MFnDependencyNode object. Any object in Maya that doesn’t show up in the Outliner is often referred to as a “Dependency Graph” or “DG” node… things like shaders, textures, etc. Since we want this MayaNode class to apply to any kind of node in the scene, we’re creating containers for both types just in case. Finally, the
MSelectionList object, which is used to hold a list of objects… we’re just creating this so that we can use the handy
getDagPath() functions from that class.
Okay, deep breaths. Now that we’ve created these objects, we can actually try to turn them into something. First, we tell our
MSelectionList object to add the node name that we want… this is the only time we’ll ever need to refer to this object by it’s “MEL-like” name. Once the list is populated with this one object, we can use its
getDependNode() function to take the 0th index of our selection list (since there’s only ever one object in there) and return its
MObject representation, binding it to self._mobject. This
MObject isn’t specific enough, though, so we want to cast it as an
MFnDependencyNode, which lets us use all the tasty functions associated with that class. We can do this by just using the constructor for
MFnDependencyNode, passing that
MObject handle as the argument, and we bind the result to self._node. Finally, we’re going to try to get an
MDagPath instance, just in case this node is a DAG node, via the
getDagPath() function. This is another of those weird functions that writes to an argument, so we pass it our
MDagPath instance, self._mdagpath. The third argument there is just an empty placeholder; we don’t need it.
So now we have an
MObject object, which can give us a convenient “pointer” to just about any object in Maya; a
MFnDependencyNode object, which can get us some basic information about just about any node; and an
MDagPath object, which we can use to get the DAG path of our node, just in case it’s a DAG node. Almost there!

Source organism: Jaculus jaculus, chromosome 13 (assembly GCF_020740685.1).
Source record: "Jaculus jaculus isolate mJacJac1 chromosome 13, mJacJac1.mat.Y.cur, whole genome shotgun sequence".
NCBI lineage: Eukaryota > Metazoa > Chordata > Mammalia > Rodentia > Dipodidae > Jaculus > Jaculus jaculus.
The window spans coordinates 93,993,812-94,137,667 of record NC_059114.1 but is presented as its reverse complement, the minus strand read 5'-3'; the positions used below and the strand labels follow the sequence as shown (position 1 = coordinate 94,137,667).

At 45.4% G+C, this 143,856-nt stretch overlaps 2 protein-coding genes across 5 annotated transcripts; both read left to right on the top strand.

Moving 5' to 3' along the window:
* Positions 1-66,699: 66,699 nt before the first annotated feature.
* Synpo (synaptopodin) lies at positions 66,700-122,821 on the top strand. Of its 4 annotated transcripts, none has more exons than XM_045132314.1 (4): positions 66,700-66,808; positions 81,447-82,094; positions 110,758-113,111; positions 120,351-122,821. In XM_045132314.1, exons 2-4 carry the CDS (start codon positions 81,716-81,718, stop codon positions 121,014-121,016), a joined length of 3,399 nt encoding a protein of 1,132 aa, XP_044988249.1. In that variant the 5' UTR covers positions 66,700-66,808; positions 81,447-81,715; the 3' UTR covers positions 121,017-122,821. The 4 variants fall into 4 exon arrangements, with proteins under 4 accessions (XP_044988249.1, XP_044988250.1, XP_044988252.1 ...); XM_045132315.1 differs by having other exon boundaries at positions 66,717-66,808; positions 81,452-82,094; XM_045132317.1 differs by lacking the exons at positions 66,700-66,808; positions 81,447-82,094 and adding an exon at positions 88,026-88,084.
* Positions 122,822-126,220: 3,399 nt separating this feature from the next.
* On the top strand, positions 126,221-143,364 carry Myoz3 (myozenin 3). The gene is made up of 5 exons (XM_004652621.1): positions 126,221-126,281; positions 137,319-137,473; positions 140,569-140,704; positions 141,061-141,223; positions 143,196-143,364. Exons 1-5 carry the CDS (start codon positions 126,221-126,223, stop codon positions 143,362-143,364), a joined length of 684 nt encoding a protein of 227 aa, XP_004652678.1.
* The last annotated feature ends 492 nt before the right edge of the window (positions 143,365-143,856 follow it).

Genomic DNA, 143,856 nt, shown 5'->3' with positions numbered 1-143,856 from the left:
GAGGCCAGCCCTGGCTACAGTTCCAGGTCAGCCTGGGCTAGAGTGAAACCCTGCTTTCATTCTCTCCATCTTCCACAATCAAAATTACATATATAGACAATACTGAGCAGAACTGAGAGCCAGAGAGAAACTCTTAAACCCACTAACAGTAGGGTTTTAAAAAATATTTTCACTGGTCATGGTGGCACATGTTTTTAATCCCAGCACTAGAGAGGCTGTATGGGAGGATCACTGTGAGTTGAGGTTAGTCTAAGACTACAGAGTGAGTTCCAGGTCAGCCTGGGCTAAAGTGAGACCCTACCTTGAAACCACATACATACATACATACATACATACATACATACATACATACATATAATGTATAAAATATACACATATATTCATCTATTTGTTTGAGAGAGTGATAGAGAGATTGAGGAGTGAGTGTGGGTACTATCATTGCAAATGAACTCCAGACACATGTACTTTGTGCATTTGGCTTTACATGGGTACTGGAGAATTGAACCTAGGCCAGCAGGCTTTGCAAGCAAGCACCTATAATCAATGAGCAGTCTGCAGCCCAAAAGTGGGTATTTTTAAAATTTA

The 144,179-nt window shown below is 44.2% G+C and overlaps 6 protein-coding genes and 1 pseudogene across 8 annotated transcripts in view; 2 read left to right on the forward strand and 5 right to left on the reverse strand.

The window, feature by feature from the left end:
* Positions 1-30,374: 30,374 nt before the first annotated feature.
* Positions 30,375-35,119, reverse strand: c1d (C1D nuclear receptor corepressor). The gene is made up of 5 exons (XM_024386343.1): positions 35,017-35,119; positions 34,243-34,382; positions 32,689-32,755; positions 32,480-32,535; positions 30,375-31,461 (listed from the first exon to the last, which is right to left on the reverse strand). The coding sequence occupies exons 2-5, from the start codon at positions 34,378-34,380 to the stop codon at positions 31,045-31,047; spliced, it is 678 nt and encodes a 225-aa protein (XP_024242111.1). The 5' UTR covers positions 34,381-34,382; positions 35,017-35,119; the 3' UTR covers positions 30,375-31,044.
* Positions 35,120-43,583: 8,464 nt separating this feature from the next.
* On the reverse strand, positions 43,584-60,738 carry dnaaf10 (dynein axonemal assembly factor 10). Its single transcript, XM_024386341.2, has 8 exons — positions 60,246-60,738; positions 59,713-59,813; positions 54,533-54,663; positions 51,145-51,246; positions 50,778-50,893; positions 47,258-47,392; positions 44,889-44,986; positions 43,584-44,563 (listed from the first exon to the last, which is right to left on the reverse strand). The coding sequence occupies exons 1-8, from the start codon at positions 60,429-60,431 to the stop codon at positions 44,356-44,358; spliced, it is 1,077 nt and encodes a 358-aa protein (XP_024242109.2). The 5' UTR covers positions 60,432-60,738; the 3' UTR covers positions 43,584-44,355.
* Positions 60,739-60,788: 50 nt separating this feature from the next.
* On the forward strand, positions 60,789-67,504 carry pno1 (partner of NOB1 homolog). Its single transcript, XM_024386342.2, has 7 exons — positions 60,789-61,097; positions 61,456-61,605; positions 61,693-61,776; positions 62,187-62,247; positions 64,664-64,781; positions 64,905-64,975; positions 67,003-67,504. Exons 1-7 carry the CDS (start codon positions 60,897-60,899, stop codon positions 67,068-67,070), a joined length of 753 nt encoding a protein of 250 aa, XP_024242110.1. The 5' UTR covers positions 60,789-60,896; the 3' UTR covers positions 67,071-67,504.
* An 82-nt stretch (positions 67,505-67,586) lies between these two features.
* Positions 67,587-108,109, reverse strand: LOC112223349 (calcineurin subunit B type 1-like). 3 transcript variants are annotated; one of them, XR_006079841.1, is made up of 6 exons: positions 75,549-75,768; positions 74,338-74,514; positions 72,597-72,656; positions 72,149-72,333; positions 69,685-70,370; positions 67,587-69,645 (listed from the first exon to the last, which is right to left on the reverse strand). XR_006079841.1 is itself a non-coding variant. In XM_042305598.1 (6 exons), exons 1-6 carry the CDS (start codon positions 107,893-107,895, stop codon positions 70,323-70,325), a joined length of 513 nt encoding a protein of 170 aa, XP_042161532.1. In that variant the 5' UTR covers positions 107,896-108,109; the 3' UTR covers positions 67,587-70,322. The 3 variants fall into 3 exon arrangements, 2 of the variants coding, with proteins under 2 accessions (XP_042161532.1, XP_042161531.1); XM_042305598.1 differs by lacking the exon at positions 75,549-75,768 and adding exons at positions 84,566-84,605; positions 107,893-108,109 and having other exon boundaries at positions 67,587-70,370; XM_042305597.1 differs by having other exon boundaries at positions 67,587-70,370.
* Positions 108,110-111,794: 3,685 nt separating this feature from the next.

Next is the
name() function. We want this to return the name of the node, and optionally, the “long” name of the node (if it’s actually a DAG object, since only DAG objects have these long hierarchical names). We can tell if the
MDagPath object we created actually is pointing to a real DAG node by using the
MDagPath::isValid() function on the instance we stored as a class member earlier (self._mdagpath). If it is in fact a DAG object, we either return the full path or the short path, depending on the value of the long argument to the function. If it’s not, we do a last check to make sure that the object actually exists (by checking our
MObject handle using the
isValid() function), and then return the name of the
MFnDependencyNode we stored for this object.
Now as long as this MayaObject instance we’ve created is resident in memory, it doesn’t matter what we name this object, or what we parent it to, or if there’s another object elsewhere with the same name… this MayaObject will always point to that object and return its current name anytime you call the
name() function. This is incredibly useful!
That’s a long explanation for what should be a very simple little node, but there’s OpenMaya for you. Still, for those of you new to the API, little tools like this can go a long way with removing some of the restrictions and annoyances imposed by MEL (and the Python
cmds module, since it’s just a wrapper around MEL). Take a look at the API docs for some of these object types… there’s a lot of other little conveniences you could build into this class if you’re so inclined.